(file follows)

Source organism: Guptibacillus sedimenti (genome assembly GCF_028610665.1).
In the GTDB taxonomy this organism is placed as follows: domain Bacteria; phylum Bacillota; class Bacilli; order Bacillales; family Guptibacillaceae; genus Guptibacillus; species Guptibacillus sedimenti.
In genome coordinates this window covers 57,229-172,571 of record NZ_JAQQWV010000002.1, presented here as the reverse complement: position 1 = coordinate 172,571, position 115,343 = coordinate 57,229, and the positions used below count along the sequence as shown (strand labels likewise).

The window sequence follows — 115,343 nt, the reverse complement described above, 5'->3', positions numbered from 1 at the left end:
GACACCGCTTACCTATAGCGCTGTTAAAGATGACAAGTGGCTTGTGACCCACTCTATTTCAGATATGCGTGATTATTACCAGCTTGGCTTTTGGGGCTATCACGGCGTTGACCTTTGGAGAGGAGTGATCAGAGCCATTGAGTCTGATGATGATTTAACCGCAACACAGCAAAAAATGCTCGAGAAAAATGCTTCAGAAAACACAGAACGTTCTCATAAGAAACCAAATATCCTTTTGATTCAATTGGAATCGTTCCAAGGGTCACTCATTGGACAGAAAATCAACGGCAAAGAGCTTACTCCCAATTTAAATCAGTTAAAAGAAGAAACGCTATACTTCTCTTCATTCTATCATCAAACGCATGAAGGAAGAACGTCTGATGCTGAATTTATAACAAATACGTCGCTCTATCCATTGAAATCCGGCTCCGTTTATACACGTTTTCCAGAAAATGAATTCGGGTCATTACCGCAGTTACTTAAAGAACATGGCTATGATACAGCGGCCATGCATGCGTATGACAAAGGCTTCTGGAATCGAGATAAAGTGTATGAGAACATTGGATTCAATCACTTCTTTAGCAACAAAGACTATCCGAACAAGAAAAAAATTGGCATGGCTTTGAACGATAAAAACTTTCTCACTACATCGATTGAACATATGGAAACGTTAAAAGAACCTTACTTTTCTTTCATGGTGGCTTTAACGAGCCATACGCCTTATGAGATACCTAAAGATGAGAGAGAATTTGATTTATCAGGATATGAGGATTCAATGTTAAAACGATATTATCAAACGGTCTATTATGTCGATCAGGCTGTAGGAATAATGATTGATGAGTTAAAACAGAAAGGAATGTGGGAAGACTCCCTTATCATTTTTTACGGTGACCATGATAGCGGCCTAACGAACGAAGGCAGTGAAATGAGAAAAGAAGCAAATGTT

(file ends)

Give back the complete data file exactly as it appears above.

Source organism: Guptibacillus sedimenti (genome assembly GCF_028610665.1).
In the GTDB taxonomy this organism is placed as follows: domain Bacteria; phylum Bacillota; class Bacilli; order Bacillales; family Guptibacillaceae; genus Guptibacillus; species Guptibacillus sedimenti.
In genome coordinates this window covers 57,229-172,571 of record NZ_JAQQWV010000002.1, presented here as the reverse complement: position 1 = coordinate 172,571, position 115,343 = coordinate 57,229, and the positions used below count along the sequence as shown (strand labels likewise).

The window sequence follows — 115,343 nt, the reverse complement described above, 5'->3', positions numbered from 1 at the left end:
GACACCGCTTACCTATAGCGCTGTTAAAGATGACAAGTGGCTTGTGACCCACTCTATTTCAGATATGCGTGATTATTACCAGCTTGGCTTTTGGGGCTATCACGGCGTTGACCTTTGGAGAGGAGTGATCAGAGCCATTGAGTCTGATGATGATTTAACCGCAACACAGCAAAAAATGCTCGAGAAAAATGCTTCAGAAAACACAGAACGTTCTCATAAGAAACCAAATATCCTTTTGATTCAATTGGAATCGTTCCAAGGGTCACTCATTGGACAGAAAATCAACGGCAAAGAGCTTACTCCCAATTTAAATCAGTTAAAAGAAGAAACGCTATACTTCTCTTCATTCTATCATCAAACGCATGAAGGAAGAACGTCTGATGCTGAATTTATAACAAATACGTCGCTCTATCCATTGAAATCCGGCTCCGTTTATACACGTTTTCCAGAAAATGAATTCGGGTCATTACCGCAGTTACTTAAAGAACATGGCTATGATACAGCGGCCATGCATGCGTATGACAAAGGCTTCTGGAATCGAGATAAAGTGTATGAGAACATTGGATTCAATCACTTCTTTAGCAACAAAGACTATCCGAACAAGAAAAAAATTGGCATGGCTTTGAACGATAAAAACTTTCTCACTACATCGATTGAACATATGGAAACGTTAAAAGAACCTTACTTTTCTTTCATGGTGGCTTTAACGAGCCATACGCCTTATGAGATACCTAAAGATGAGAGAGAATTTGATTTATCAGGATATGAGGATTCAATGTTAAAACGATATTATCAAACGGTCTATTATGTCGATCAGGCTGTAGGAATAATGATTGATGAGTTAAAACAGAAAGGAATGTGGGAAGACTCCCTTATCATTTTTTACGGTGACCATGATAGCGGCCTAACGAACGAAGGCAGTGAAATGAGAAAAGAAGCAAATGTT